time, there are things between Shell and Mike that could never be taught in
any music school. There are some things that have grooved in over time
from playing so much together from such a young age.
CS: Tell me how you first became involved with Lauan Records.
CD: We had come to the point when we were ready to make a commitment to
expanding our sound on a nationwide platform, so we took a look around to
see what some other bands were doing. It so happened that some guys we
knew, Day By The River, had recorded on a 3 band sampler for Lauan with
Vinyl and Jiggle The Handle also, I believe. It seemed like they had a
very good experience come out of that so we looked into it. I put together
some promotional materials and a live tape that we had recorded from a
festival in Cochran, Georgia called the Summer Sun Music Festival.
David Landsberger his partner Seth are the two guys running the show at
Lauan. They are from Boulder, CO and Providence, RI, I believe. We got
together with all of them and met them in person. The way they do things
is really neat. We were part of the second compilation CD they released
along with Larry from Austin, TX and Wise Monkey Orchestra from San Diego,
CA. We each got about 24 minutes of space on the CD for our own live
music. The way it works is great for all of us. I know there are some
music fans in the heart of Texas that might not know about Ancient Harmony
if it wasn't for that CD. The same goes for some of our fans and Wise
Monkey. It's a great crossover and gives us the benefit of expanding into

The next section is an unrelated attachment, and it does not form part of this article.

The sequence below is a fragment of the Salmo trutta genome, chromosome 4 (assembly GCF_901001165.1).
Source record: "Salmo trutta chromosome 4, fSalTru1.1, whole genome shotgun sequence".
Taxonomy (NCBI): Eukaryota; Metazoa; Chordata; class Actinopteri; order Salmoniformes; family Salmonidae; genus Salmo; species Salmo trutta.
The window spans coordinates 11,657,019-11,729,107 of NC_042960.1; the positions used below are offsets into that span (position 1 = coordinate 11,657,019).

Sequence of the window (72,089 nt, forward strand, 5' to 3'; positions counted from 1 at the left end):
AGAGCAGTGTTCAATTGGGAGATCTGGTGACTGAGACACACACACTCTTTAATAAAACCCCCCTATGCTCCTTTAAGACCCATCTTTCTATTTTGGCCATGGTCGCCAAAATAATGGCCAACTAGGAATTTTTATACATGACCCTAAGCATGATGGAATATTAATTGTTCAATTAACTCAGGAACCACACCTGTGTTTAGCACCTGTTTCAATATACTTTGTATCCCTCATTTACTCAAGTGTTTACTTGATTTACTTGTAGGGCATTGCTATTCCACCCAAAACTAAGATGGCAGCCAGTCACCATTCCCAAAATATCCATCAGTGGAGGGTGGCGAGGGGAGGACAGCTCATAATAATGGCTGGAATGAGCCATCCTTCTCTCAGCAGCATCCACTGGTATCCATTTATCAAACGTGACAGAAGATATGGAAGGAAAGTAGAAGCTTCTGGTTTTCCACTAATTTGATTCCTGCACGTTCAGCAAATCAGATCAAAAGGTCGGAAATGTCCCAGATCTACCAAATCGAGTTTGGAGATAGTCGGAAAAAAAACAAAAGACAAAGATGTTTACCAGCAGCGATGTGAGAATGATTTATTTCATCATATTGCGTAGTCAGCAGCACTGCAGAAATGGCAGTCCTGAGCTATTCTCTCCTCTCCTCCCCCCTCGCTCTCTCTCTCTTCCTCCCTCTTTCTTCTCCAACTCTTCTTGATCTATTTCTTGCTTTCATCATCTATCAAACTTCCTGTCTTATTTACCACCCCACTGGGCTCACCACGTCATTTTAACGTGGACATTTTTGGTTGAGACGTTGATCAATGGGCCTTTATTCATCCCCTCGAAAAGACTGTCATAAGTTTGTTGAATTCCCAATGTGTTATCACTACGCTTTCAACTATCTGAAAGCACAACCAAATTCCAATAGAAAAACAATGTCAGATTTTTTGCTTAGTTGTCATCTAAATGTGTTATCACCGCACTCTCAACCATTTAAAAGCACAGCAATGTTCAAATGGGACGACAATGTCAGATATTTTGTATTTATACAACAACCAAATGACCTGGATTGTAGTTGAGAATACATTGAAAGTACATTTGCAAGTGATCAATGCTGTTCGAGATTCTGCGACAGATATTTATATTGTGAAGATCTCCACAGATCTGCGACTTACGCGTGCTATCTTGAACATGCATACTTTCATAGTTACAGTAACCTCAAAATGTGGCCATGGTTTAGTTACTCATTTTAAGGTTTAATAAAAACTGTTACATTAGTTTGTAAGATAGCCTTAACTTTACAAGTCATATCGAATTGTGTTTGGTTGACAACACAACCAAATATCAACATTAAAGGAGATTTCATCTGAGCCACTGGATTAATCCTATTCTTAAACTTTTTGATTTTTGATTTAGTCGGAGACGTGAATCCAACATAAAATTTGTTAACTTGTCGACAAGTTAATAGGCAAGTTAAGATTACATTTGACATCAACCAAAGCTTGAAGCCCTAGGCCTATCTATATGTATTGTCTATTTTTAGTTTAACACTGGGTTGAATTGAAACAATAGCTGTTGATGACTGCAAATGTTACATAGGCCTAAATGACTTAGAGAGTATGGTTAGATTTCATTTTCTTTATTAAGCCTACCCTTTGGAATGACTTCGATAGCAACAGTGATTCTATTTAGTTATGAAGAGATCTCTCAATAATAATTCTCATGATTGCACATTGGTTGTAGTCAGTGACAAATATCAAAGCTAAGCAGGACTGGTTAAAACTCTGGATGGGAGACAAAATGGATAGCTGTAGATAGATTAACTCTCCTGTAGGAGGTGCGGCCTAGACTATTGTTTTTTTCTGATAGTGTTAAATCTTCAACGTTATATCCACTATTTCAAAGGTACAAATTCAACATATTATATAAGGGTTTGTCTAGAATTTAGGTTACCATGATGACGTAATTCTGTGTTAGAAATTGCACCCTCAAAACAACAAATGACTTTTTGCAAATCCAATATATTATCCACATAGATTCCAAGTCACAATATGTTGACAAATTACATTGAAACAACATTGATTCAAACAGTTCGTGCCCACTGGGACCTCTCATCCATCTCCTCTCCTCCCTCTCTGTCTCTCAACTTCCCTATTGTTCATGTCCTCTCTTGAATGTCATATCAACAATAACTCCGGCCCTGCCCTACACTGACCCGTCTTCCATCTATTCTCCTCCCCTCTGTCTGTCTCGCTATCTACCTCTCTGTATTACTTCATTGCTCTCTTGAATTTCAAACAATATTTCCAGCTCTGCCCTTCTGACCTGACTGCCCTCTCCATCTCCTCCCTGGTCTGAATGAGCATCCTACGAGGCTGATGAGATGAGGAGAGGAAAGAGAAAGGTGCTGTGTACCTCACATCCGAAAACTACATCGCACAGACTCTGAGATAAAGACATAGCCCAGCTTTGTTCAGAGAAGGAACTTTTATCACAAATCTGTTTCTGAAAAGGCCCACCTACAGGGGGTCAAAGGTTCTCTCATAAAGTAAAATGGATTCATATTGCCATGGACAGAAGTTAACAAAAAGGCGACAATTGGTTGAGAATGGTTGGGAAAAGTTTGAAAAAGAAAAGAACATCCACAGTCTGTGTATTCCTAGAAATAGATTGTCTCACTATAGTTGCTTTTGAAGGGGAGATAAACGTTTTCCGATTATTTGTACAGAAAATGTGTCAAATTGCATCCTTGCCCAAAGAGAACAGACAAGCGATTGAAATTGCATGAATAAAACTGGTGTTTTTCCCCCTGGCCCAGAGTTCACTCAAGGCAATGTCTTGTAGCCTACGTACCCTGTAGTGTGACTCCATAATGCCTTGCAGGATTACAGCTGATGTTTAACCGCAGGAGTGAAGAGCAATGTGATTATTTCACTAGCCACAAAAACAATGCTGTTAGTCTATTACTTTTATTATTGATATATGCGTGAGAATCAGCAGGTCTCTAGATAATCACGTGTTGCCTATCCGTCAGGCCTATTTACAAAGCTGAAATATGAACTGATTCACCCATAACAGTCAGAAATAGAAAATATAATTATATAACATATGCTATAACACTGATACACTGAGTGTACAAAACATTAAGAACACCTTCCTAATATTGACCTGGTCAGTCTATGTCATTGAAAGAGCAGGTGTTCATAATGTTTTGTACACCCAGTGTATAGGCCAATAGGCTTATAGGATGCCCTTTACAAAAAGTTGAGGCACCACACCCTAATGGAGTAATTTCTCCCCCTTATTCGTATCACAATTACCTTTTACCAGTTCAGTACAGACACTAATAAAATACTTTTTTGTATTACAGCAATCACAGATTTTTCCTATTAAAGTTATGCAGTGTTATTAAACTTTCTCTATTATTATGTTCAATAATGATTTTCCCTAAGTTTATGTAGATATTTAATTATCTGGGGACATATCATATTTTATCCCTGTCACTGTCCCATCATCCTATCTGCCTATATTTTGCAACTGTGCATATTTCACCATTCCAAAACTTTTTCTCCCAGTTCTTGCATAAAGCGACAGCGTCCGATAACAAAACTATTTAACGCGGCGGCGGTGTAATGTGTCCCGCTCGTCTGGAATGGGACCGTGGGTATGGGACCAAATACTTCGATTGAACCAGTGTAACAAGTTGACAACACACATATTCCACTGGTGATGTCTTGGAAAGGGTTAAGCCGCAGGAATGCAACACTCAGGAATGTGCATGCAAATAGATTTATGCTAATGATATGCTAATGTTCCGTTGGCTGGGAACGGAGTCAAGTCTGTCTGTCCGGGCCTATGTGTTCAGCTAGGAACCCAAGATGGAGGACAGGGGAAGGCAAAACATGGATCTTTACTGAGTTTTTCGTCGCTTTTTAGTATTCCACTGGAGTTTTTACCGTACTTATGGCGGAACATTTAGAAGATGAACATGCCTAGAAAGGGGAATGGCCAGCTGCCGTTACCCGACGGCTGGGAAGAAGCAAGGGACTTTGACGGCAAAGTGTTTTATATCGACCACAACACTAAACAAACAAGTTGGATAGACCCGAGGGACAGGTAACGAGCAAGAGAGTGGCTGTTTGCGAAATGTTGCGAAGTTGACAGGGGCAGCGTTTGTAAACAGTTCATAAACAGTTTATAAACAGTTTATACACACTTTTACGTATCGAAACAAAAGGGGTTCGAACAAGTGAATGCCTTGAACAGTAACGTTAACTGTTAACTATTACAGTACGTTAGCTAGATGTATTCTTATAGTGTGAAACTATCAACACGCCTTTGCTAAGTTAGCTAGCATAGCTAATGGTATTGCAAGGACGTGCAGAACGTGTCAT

new markets so that we already have a little buzz going when we tour and
travel to play our shows there.
CS: How would you say they do things differently from other record labels?
CD: Well for starters, the three band CD they released only costs $8, and
they donate a portion of the proceeds to charity. I think it's a charity
that helps homeless people up in Boston. When we've met with them in the
past, we all came away with the overwhelming feeling that they were in it
with noble intentions. They didn't seem like the greedy corporate music
types you always hear about.
CS: Do they have any creative or financial control over the album you're
planning right now?
CD: No, not really. What they have is one version of ["Sweet] Memory."
We picked that from our archives of live performances to be one 26 minute
track on the compilation. They can do with that as they please. If the
band picked another version of the song to record, we would retain the
rights to that ourselves.
CS: Moving up to Atlanta seems like a logical move for an up and coming
band like Ancient Harmony. How would you characterize the music scene
there right now?